“People living with HIV are expected to remain adherent to treatment and are labelled ‘defaulters’ when they don’t,” he explained.

“The basic pillar of any public health system is the supply of medicine to clinics and hospitals, and stock-outs are indicative of a bigger problem related to management and accountability.”

Rusike said there was need for eating healthy, exercising, getting adequate rest and early treatment for any opportunistic infections if a person was to successfully manage HIV.

“Most facility level stock-outs are not a result of supply shortages, but of poor management of the distribution of medicines. The government should fully fund strong, accountable, community-based treatment literacy and adherence support along with strong social protection programmes,” he said.

Rusike concurred with Mukamuri that stigma and discrimination undermined HIV prevention efforts by making people afraid to reveal their status, seek HIV information, services and modalities to reduce their risk of infection.

“Fear of stigma and discrimination, which can also be linked to fear of violence, discourages people living with HIV from disclosing their status even to family members and sexual partners and undermines their ability and willingness to access and adhere to treatment,” he said.

“Thus, stigma and discrimination weaken the ability of individuals and communities to protect themselves from HIV and to stay healthy if they are living with HIV.”

Rusike said patients were relatively dependent on public services for Art and faced difficulties in affording prices in private pharmacies.

“There are logistics and supply chain management challenges, stock-outs of HIV test kits and medicines, inadequately decentralised paediatric Art services and Art initiation for children, unpredictable external funding and inadequate private sector reporting,” he said.

Rusike said Zimbabwe had made great progress from being among countries with the highest HIV prevalences in the region, but expressed concern that gender dynamics still played a big role in infection patterns.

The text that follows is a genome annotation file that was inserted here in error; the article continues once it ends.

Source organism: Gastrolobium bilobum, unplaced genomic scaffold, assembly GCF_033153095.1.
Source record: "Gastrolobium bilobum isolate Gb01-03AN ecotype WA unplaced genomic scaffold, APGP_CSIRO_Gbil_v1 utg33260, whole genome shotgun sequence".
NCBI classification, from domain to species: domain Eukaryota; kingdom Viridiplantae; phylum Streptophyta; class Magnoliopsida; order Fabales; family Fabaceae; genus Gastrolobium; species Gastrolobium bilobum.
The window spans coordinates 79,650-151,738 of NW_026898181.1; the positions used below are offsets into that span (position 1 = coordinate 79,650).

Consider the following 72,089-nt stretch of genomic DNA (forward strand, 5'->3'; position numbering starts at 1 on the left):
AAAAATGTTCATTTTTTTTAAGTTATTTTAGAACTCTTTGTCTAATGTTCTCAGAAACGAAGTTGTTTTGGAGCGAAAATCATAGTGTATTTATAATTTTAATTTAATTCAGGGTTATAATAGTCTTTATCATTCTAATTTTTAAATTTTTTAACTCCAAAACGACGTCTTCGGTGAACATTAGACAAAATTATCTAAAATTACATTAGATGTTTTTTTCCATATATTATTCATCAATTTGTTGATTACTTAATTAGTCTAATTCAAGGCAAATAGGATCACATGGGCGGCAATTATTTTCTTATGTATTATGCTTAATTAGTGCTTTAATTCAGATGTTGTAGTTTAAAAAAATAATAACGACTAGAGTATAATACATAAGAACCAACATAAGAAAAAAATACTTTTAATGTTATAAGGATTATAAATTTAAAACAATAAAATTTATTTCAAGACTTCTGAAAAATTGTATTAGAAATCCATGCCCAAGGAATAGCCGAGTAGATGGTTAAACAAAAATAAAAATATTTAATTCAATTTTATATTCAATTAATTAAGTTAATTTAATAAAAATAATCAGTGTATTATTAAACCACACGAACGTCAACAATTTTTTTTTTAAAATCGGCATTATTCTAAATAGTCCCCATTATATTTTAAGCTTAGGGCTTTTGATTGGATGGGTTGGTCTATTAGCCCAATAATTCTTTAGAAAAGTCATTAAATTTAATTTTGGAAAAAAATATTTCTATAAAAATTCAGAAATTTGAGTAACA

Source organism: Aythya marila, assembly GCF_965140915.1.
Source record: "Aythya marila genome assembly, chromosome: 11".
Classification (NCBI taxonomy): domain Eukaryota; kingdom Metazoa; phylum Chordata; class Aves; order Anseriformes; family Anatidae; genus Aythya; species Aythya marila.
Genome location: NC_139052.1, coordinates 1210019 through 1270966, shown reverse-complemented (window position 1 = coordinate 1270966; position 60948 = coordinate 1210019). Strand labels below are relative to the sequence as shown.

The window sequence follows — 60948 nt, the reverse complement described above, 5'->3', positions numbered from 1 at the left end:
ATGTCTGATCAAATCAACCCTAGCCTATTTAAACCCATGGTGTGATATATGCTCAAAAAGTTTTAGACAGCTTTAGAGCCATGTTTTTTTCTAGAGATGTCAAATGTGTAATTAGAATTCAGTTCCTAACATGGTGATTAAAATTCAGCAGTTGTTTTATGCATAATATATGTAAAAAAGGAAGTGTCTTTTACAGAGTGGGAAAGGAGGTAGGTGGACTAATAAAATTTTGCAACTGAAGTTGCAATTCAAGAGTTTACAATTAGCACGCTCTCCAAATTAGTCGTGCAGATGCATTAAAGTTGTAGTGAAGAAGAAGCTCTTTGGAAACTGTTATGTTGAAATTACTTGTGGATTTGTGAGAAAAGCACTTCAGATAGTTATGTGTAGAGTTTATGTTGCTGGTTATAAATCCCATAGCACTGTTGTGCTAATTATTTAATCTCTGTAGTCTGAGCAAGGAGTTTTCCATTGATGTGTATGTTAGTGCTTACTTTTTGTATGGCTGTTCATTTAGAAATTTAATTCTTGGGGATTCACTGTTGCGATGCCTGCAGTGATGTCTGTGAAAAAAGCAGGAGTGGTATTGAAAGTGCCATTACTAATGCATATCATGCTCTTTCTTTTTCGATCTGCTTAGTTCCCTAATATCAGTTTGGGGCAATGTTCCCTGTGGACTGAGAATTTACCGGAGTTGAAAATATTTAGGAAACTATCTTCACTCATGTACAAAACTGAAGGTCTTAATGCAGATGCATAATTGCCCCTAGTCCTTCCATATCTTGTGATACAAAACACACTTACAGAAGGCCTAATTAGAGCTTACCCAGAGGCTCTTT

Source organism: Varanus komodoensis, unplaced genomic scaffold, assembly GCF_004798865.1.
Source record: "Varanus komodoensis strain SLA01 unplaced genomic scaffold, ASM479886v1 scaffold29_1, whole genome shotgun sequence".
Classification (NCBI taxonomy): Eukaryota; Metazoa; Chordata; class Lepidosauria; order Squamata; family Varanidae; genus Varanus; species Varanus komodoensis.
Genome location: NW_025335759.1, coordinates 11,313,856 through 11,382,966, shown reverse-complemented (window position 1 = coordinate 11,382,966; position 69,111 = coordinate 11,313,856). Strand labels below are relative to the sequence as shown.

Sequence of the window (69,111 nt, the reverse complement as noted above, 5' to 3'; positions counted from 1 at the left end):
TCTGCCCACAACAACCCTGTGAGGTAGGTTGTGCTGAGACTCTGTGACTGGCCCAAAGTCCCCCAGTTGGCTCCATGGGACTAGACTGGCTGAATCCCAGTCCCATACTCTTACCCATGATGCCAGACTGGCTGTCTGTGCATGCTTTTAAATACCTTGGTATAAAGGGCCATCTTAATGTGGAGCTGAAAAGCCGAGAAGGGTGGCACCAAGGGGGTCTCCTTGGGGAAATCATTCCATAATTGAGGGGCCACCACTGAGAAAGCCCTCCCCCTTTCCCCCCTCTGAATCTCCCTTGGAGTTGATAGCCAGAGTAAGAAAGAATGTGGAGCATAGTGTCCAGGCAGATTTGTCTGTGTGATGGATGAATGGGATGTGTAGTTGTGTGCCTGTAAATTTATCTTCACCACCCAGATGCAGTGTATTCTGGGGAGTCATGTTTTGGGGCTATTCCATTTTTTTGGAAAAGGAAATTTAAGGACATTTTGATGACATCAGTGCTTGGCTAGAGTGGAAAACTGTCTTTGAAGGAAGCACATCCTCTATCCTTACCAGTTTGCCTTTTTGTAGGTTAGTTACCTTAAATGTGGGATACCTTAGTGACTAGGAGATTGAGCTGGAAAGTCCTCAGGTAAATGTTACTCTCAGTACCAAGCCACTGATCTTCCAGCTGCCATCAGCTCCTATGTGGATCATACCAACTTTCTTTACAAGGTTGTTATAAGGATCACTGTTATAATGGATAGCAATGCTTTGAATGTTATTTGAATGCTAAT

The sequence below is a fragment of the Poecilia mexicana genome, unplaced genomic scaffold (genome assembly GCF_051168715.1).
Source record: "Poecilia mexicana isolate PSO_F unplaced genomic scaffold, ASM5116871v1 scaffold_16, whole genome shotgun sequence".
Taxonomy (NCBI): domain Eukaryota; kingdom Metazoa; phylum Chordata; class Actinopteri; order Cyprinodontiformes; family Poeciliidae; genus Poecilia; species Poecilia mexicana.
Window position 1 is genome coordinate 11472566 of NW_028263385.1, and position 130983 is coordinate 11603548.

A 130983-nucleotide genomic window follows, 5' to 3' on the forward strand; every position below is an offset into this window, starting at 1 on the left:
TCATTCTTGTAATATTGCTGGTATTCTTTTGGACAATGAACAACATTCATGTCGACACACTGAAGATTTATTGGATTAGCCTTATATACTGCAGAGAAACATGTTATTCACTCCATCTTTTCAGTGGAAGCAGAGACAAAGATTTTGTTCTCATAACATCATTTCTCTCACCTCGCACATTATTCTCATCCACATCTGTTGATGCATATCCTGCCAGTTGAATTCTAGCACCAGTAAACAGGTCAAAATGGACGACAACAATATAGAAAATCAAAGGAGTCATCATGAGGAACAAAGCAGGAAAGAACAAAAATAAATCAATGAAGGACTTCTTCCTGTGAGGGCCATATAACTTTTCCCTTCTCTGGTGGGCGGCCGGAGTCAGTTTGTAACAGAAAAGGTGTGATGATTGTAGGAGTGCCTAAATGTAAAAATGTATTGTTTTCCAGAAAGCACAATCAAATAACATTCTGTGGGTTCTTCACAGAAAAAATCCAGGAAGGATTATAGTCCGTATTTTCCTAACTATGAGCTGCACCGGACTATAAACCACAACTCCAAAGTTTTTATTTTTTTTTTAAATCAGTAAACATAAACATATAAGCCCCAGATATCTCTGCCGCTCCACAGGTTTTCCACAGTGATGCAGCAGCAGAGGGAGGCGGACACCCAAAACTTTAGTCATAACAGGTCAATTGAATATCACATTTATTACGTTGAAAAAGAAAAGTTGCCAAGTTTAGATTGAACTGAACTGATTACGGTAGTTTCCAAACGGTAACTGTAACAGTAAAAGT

“High gender differentials in HIV suggest that social norms and behaviours continue to put young females at risk. There have been significant improvements in service availability, although with shortfalls in continuity of medicine supplies. These shortfalls need to be addressed together with access to food and gender inequality so that Aids does not become a disease of poverty,” the CWGH boss said.

“While the policies, institutions and programmes are in place to respond to prevention, treatment and care needs, resources are still lacking for the scale-up required.
Additional measures are needed to promote uptake among vulnerable groups.”

Rusike said supply, cost and access barriers to paediatric treatment and prevention of mother-to-child transmission services in rural, low-income populations needed to be addressed.

Mukamuri also noted that nutrition played a critical role in HIV management.

“There is need for eating healthy, exercise, adequate rest, early treatment for any opportunistic infections and a stress-free life if a person is to get better from HIV-related illness,” he said.

United Nations targets by 2020 are that at least 90% of all people living with HIV will know their HIV status.

By the same year, 90% of all people with diagnosed HIV infection will receive sustained anti-retroviral therapy and 90% of all people receiving anti-retroviral therapy will have viral suppression.

Should this happen, then Mudhingo will keep on smiling, as the number of defaulters goes down.

Venice Mine rope in police to evict former workers

Filed under: News,News — Nhaudzenyu @ 1:38 pm

THE new owners of Venice Mine in Kadoma last week roped in police to flush out former workers, who had refused to vacate the mine houses claiming they were part of their retrenchment benefits.

By Nhau Mangirazi